I really like Textile. I think everyone does. Even if not, I like to pretend everyone does.
What I want is an easy way to turn Textile into HTML on the frontend. Rails, always the gentleman, has graciously provided us with textilize and textilize_without_paragraph helpers. That’s fine… but I want to display HTML in more places than I want to display the raw Textile markup. What if I forget to wrap my attribute in a textilize call? Isn’t there an easier way?
M@ McCray has a rendered_column plugin which will render Textile (actually, a variety of useful formats) as HTML and save it to a special rendered_* column in your database. This leaves us using something like story.rendered_description. Okay.
Thing is, I’m lazy and I don’t want to add columns to my database or do all that extra typing. I want story.description to come out as HTML unless I tell my code otherwise.
Enter: acts_as_textiled. Observe.
class Story < ActiveRecord::Base acts_as_textiled :description end >> story = Story.find(3) => #<Story:0x245fed8 ... > >> story.description => "<p>Err the <strong>Blog</strong>.</p>" >> story.description_source => "Err the *Blog*." >> story.description_plain => "Err the Blog." >> story.description = "Peter flippin' _Cooper_" => "Peter flippin' _Cooper_" >> story.description => "<p>Peter flippin’ <em>Cooper</em></p>" >> story.textiled = false => false >> story.description => "Peter flippin' _Cooper_" >> story.textiled = true => true >> story.description => "<p>Peter flippin’ <em>Cooper</em></p>"
That’s really all there is to it. Now I don’t have to wrap all my story.description calls in the textilize helper, or worry about forgetting to do so when displaying the description in new places.
But what about the create / edit form? Do I have to use story.textiled = false somewhere? Where?
No worries. Everything is handled for us.
<% form_for :story, @story do |f| %> Description: <br/> <%= f.text_field :description %> <% end %>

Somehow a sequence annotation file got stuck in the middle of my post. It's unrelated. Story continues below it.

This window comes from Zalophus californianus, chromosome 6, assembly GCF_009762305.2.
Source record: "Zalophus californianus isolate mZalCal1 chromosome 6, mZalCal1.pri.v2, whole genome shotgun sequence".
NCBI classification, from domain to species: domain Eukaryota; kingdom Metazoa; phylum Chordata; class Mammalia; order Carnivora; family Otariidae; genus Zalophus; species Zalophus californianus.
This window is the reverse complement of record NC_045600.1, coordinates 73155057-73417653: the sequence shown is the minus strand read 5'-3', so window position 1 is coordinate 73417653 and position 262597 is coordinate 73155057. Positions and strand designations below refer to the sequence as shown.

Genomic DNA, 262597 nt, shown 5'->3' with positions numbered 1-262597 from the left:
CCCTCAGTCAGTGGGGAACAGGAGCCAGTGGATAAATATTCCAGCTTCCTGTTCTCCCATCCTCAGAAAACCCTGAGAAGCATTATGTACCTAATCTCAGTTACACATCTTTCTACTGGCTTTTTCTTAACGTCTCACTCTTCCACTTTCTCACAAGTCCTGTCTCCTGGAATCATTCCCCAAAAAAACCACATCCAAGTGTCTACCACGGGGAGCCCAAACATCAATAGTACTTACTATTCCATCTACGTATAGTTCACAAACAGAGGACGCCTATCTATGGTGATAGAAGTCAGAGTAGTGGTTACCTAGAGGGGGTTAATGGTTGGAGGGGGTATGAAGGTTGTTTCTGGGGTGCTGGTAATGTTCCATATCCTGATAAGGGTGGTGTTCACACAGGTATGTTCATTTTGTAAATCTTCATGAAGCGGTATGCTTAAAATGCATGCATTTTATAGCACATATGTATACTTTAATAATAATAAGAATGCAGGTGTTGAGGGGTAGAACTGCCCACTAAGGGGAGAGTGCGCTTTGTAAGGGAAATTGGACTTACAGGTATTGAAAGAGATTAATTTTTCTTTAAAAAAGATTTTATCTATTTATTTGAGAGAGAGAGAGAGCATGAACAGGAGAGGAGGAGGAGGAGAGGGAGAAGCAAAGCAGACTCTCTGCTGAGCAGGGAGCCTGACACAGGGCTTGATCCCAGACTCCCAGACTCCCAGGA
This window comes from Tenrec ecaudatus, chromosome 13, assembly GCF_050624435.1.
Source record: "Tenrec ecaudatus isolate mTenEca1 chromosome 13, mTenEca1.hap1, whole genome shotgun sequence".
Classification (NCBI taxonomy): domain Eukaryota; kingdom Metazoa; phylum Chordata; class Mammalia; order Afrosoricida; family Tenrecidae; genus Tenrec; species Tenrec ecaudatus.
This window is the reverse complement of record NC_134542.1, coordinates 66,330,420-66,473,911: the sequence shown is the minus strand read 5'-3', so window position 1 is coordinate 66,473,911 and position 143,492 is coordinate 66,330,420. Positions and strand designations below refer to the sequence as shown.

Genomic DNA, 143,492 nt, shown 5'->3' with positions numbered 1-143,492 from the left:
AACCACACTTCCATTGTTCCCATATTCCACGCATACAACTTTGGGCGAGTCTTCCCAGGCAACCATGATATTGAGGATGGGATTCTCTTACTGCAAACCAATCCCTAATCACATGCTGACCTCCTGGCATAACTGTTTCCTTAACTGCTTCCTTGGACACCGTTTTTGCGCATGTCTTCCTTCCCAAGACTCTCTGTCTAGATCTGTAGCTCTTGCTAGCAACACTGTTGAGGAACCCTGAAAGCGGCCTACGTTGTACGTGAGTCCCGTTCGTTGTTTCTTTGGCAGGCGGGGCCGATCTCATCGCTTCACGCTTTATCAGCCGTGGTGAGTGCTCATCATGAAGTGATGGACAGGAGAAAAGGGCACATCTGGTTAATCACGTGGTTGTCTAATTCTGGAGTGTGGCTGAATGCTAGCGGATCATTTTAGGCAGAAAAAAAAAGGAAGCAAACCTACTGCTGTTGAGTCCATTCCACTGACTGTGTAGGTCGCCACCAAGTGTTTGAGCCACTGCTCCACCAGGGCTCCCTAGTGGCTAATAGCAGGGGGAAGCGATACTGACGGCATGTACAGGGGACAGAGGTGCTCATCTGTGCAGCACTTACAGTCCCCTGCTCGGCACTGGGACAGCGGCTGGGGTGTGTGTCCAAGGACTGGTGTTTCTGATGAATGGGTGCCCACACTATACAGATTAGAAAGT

This will display the unrendered Textile, such as Rails _security patch_, in the textbox and work as expected. The raw Textile markup is always stored in the database.
We’re basically saying this: add the acts_as_textiled call to your model and forget about it. If you’re using form_for and no Textile helpers, everything will Just Work.
Somewhere a voice is heard crying, “But the point of saving rendered HTML to the database is efficiency. You don’t want to be parsing Textile 100 times per page!” Yes, that’s true. But it doesn’t apply to me for two reasons. First, my small apps don’t really need efficiency. acts_as_textiled uses internal caching just like ActiveRecord so if I hit the same field multiple times on a page load, the Textile is only parsed once. Second, my big apps use memcached and acts_as_textiled works great with it. The rendered HTML is cached, not the Textile itself.
I’m not saying anything against database-based implementations. Use them, they are good. But acts_as_textiled may scratch your itch.
Okay okay, give us the goods already. To install:
$ ruby script/plugin install \ svn://errtheblog.com/svn/plugins/acts_as_textiled
Check the README for other tricks you can do. Enjoy.
Update: Version 0.2 is out and hot hot hot. Thanks to James the Commenter for finding and destroying some bugs. Check the diff.